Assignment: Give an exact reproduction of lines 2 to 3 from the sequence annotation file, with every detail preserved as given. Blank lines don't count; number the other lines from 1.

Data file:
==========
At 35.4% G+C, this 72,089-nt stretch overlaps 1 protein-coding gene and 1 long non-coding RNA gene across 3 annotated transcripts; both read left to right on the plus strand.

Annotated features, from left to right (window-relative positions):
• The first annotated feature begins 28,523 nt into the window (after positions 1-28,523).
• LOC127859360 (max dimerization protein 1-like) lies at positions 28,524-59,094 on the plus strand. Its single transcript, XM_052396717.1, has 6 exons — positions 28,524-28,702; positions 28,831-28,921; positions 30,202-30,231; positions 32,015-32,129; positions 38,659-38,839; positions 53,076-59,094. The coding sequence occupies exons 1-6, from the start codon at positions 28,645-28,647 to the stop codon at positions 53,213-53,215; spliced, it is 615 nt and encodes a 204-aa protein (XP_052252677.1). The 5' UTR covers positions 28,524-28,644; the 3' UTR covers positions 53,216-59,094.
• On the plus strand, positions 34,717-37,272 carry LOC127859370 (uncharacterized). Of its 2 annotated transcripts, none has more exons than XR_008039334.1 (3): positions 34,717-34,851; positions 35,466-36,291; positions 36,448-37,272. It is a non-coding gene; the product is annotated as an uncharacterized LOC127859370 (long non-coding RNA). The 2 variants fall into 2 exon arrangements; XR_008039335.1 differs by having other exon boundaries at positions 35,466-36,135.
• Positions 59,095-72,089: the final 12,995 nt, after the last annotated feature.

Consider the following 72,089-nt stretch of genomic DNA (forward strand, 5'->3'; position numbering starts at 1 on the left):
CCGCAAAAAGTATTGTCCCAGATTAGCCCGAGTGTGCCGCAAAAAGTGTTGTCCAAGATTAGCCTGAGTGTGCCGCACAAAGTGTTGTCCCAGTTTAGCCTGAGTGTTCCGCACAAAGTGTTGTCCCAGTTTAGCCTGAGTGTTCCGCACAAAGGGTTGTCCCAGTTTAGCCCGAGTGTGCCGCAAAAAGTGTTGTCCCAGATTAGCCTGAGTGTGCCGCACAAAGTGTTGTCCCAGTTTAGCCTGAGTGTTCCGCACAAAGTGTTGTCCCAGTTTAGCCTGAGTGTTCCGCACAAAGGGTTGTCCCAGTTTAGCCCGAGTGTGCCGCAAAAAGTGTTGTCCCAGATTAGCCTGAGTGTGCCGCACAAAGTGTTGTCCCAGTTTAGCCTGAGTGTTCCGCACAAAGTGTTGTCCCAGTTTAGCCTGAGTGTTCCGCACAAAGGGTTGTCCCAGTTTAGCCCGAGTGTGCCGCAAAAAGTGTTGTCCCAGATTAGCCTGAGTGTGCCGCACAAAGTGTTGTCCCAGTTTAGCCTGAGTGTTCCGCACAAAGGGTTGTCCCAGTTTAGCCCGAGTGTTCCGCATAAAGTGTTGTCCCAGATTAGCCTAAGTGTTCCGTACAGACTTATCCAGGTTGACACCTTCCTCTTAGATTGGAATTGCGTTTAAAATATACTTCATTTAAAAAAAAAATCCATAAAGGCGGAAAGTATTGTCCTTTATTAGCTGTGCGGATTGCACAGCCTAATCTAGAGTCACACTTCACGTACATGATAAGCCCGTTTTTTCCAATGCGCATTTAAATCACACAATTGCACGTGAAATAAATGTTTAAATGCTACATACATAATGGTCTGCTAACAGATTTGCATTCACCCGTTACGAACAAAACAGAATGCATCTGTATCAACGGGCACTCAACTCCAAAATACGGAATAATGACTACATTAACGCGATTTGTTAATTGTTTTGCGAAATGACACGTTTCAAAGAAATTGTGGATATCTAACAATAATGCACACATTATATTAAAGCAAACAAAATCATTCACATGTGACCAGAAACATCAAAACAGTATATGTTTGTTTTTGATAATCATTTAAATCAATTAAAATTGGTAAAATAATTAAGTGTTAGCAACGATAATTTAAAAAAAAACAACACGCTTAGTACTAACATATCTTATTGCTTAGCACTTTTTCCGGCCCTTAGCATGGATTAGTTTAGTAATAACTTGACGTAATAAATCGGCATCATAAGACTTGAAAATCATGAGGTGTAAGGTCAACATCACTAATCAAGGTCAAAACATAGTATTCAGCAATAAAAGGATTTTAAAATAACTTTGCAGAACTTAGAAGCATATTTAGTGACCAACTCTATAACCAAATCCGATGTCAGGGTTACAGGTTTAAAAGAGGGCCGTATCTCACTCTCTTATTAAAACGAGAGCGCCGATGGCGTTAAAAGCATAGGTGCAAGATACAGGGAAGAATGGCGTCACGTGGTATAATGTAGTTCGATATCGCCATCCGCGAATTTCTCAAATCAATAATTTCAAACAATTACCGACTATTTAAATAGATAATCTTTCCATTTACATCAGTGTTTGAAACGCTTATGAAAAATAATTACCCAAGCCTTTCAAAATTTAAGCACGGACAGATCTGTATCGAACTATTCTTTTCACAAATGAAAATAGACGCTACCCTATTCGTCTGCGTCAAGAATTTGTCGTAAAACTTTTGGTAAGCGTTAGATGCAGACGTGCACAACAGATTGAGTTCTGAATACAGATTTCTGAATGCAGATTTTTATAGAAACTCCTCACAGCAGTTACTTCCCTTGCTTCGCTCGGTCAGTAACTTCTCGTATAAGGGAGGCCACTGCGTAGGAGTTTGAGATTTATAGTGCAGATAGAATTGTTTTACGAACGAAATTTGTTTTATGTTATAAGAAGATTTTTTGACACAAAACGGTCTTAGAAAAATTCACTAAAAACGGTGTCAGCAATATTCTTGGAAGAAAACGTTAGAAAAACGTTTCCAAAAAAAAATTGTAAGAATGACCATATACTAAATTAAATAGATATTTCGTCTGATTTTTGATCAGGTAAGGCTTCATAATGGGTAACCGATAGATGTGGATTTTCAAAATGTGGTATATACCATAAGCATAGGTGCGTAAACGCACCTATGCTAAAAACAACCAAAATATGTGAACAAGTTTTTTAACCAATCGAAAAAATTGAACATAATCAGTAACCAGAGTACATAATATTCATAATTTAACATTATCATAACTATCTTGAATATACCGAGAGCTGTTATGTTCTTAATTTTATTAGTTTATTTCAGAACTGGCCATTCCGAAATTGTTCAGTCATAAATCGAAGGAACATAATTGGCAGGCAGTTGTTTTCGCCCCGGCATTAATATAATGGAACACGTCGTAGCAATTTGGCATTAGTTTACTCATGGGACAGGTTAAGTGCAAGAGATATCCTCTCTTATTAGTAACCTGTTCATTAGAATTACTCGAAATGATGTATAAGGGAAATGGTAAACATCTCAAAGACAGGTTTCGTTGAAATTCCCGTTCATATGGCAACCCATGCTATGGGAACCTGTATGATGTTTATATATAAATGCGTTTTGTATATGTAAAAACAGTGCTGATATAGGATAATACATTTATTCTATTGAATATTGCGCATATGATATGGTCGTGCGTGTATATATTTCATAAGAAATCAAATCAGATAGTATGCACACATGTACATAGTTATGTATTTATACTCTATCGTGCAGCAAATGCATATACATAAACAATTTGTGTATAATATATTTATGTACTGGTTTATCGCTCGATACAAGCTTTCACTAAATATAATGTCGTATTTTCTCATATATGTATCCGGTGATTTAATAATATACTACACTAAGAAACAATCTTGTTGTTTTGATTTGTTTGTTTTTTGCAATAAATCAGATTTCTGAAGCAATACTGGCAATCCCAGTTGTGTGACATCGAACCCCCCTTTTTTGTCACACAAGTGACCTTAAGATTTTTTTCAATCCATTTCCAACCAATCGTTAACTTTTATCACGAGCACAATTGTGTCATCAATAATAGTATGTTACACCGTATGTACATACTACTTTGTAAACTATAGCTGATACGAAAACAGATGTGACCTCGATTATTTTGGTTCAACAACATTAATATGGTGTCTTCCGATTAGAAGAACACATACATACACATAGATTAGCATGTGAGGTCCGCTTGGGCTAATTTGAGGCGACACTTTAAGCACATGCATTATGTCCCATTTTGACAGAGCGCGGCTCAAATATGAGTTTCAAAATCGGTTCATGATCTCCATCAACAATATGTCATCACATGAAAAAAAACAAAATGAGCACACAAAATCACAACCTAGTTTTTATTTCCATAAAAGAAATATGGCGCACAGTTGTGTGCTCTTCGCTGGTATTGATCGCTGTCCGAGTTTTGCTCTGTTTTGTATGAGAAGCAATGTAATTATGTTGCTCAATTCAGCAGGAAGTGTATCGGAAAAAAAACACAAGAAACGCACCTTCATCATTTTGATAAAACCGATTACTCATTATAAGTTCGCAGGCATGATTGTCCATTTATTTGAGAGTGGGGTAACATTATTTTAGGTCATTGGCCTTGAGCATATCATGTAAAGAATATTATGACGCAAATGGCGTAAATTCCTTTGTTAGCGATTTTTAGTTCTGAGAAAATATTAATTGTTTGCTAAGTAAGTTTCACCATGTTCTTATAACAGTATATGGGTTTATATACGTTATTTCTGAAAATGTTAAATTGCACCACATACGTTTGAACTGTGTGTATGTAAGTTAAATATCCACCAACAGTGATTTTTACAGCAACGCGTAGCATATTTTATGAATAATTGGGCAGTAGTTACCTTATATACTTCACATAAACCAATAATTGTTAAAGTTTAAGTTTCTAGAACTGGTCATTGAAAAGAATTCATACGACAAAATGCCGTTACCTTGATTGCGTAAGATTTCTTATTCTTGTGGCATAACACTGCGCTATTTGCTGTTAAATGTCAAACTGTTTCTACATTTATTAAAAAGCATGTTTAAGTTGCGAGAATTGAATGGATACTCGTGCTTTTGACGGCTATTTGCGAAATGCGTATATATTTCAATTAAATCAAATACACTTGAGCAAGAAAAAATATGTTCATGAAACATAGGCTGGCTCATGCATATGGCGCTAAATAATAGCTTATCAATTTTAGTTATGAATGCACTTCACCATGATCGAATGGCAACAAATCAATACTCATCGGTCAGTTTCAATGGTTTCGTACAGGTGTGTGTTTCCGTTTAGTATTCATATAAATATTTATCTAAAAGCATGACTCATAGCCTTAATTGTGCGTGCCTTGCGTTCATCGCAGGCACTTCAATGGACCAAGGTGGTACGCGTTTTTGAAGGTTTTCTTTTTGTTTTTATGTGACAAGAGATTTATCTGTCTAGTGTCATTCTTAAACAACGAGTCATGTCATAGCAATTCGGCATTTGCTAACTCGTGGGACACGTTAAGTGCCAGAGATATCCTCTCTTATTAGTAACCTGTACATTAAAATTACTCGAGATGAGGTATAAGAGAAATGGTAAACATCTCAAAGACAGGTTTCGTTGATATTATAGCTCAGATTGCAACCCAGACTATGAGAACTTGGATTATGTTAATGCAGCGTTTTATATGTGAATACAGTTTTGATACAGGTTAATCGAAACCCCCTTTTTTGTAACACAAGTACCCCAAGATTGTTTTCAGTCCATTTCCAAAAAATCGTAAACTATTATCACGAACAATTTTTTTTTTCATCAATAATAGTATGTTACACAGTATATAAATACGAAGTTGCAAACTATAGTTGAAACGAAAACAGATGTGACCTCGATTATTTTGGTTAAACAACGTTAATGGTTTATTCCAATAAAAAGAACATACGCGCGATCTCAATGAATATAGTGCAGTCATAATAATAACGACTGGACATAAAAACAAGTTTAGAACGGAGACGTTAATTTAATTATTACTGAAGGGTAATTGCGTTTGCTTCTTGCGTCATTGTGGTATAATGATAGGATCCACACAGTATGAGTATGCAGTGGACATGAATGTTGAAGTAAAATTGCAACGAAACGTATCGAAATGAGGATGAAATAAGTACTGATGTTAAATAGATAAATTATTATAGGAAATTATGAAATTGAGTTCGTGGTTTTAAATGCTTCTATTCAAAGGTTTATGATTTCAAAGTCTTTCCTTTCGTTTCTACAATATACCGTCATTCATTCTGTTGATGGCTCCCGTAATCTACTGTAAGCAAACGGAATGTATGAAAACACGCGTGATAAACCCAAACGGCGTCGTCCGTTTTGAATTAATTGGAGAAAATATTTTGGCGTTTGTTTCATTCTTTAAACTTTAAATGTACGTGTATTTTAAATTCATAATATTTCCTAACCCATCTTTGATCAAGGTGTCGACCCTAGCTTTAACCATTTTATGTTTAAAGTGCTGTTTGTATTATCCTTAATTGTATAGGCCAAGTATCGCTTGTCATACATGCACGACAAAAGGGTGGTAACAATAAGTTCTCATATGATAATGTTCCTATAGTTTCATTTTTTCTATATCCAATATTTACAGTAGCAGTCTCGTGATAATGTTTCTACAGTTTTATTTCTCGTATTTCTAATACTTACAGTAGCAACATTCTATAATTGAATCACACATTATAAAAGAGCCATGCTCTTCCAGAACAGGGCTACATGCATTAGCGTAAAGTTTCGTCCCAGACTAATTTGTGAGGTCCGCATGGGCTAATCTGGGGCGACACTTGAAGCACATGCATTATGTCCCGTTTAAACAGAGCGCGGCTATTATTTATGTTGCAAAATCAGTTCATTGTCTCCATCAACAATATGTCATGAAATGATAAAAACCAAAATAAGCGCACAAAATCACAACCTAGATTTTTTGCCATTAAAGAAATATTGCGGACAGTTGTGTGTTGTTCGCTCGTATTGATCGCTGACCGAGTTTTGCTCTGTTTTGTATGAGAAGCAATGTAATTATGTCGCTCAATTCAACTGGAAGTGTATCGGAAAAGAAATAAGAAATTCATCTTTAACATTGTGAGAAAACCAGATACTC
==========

Annotated features, from left to right (window-relative positions):
• The first annotated feature begins 28,523 nt into the window (after positions 1-28,523).